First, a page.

The Wyoming Oilfield Anti-Indemnity Act (“WOAIA”) applies to agreements pertaining to any well for oil, gas or water, or mine for any mineral.[5]  The WOAIA prohibits agreements that purport to relieve the indemnitee from loss or liability for his own negligence.  It also applies to death or bodily injury to persons, property damage, and any other loss, damage or expenses arising from death or bodily injury or property damage.

The WOAIA contains no language specifically addressing the effect of the Act on insurance coverage for an indemnity agreement prohibited under the Act.  It simply states that the anti-indemnity act “shall not affect the validity of any insurance contract or any benefit conferred by the Worker’s Compensation Law . . . of this state.”

Construction Anti-Indemnity Acts

While this article specifically addresses Oilfield Anti-Indemnity Acts, practitioners are cautioned that many more states have enacted construction anti-indemnity statutes.  While not specifically targeted to oilfield contracts, some of these construction anti-indemnity statutes can certainly apply to work in the energy industry.  Imagine, for example, an indemnity provision in a Louisiana contract for sandblasting and painting an offshore platform.  While this may or may not be a contract “pertaining to a well,” it arguably could be considered a “construction contract” under Louisiana’s definition, and the indemnity provision could be invalidated by the construction anti-indemnity act.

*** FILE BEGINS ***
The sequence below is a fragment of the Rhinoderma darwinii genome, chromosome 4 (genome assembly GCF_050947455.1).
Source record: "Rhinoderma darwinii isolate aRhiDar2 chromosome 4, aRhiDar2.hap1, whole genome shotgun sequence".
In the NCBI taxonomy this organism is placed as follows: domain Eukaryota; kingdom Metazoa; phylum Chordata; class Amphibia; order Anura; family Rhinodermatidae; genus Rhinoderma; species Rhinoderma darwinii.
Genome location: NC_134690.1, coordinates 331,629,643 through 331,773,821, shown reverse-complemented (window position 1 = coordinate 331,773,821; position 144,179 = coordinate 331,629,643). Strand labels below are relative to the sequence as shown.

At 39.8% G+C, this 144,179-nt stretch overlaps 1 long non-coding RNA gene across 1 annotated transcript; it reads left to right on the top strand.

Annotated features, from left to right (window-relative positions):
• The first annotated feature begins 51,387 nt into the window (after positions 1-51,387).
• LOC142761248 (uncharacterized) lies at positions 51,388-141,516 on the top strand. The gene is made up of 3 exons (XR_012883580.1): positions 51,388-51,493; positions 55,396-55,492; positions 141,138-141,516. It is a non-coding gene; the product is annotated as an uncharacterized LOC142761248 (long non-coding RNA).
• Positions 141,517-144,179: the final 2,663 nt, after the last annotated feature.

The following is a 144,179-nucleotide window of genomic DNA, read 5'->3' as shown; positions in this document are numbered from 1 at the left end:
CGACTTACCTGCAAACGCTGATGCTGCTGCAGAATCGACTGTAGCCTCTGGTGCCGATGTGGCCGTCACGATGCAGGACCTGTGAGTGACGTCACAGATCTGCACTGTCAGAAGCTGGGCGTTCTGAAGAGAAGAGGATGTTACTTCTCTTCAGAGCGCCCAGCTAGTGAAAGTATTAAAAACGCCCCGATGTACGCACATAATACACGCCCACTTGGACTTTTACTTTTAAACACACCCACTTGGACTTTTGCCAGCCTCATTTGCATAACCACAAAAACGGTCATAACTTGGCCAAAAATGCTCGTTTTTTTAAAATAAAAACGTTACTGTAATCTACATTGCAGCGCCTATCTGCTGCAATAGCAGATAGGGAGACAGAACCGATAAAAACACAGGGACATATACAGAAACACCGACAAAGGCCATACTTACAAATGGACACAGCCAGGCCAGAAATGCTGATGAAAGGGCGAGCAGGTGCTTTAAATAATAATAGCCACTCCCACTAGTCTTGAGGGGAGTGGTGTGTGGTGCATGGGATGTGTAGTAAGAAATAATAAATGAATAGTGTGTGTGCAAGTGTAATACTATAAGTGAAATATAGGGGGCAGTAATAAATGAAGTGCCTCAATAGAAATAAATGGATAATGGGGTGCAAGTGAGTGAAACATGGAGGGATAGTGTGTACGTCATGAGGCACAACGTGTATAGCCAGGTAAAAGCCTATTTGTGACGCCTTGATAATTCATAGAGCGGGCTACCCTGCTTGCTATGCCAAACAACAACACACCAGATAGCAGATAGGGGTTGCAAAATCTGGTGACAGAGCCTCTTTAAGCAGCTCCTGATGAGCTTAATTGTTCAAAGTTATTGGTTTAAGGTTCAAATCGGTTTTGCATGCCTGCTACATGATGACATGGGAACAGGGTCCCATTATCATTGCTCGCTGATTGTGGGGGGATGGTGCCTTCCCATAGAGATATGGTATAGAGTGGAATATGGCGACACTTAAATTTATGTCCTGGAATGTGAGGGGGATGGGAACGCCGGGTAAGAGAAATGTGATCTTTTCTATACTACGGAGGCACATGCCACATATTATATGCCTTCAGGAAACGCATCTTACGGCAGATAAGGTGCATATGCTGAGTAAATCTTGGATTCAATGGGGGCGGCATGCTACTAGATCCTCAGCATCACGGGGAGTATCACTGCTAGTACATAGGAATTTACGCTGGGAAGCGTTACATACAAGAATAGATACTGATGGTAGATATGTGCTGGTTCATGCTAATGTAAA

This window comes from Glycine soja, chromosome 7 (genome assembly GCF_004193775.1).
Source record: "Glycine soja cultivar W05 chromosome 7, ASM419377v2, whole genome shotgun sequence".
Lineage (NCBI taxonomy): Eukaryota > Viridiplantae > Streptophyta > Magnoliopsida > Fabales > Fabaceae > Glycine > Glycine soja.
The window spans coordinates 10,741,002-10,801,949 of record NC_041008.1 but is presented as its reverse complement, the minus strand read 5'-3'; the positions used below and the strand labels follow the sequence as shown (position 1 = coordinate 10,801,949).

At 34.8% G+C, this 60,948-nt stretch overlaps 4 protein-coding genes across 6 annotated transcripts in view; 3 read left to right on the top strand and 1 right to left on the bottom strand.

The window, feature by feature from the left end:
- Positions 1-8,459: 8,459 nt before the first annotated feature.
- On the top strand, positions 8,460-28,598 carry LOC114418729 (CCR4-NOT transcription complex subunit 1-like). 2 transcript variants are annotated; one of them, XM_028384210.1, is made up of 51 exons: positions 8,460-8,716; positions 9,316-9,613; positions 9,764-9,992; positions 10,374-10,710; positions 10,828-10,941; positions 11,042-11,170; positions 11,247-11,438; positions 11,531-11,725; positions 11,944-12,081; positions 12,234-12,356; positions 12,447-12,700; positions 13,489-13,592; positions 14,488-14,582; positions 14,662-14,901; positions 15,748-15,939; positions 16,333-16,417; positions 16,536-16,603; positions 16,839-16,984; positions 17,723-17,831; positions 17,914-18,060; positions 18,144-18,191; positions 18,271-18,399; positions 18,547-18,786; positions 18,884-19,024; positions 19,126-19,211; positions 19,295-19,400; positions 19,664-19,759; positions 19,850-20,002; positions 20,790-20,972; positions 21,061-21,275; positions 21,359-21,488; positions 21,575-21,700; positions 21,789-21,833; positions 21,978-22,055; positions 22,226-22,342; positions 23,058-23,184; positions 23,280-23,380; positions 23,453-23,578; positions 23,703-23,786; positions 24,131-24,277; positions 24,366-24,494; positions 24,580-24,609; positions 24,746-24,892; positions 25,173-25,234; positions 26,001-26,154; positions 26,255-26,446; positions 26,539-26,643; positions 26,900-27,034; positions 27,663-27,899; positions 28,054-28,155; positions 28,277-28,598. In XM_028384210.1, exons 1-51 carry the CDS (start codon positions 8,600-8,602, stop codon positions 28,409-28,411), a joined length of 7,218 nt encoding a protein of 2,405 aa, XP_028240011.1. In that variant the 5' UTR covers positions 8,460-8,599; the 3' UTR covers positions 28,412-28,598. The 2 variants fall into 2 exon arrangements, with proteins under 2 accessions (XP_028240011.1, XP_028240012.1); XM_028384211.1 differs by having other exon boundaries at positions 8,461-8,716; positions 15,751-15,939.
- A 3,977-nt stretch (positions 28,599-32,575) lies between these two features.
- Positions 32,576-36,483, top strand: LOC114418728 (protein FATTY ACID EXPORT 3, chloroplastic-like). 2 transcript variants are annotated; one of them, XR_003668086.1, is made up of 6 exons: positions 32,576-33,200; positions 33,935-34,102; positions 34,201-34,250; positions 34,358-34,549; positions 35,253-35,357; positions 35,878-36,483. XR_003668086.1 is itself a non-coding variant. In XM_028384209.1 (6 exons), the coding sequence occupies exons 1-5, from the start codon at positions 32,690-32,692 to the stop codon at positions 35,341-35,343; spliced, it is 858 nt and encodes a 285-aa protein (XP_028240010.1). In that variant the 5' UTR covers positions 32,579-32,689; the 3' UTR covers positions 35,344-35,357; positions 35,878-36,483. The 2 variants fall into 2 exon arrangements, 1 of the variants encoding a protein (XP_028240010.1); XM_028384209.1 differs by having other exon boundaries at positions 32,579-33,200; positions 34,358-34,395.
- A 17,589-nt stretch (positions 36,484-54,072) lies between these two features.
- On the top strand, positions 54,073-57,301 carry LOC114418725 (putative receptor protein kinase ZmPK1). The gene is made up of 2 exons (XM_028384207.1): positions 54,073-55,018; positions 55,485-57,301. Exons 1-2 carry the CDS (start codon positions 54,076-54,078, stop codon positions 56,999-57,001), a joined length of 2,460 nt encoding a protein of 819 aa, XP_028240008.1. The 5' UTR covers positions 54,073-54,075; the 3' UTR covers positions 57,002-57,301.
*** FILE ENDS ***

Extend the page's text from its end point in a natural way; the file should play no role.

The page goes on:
Like the Oilfield Anti-Indemnity Acts, these construction anti-indemnity acts vary widely from state to state and have many exceptions and nuances.  And awareness of and familiarity with these statutes is also critical to adequately evaluating the viability of a contractual indemnity provision.

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[1] Tex. Civ. Prac. & Rem. Code § 127.001, et seq.

[2] La. Rev. Stat. Ann. § 9:2780.

[3] Marcel v. Placid Oil Co., 11 F.3d 563, 569–70 (5th Cir. 1994).

[4] N.M. Stat. Ann. § 56-7-2.

[5] Wyo. Stat. Ann. § 30-1-131.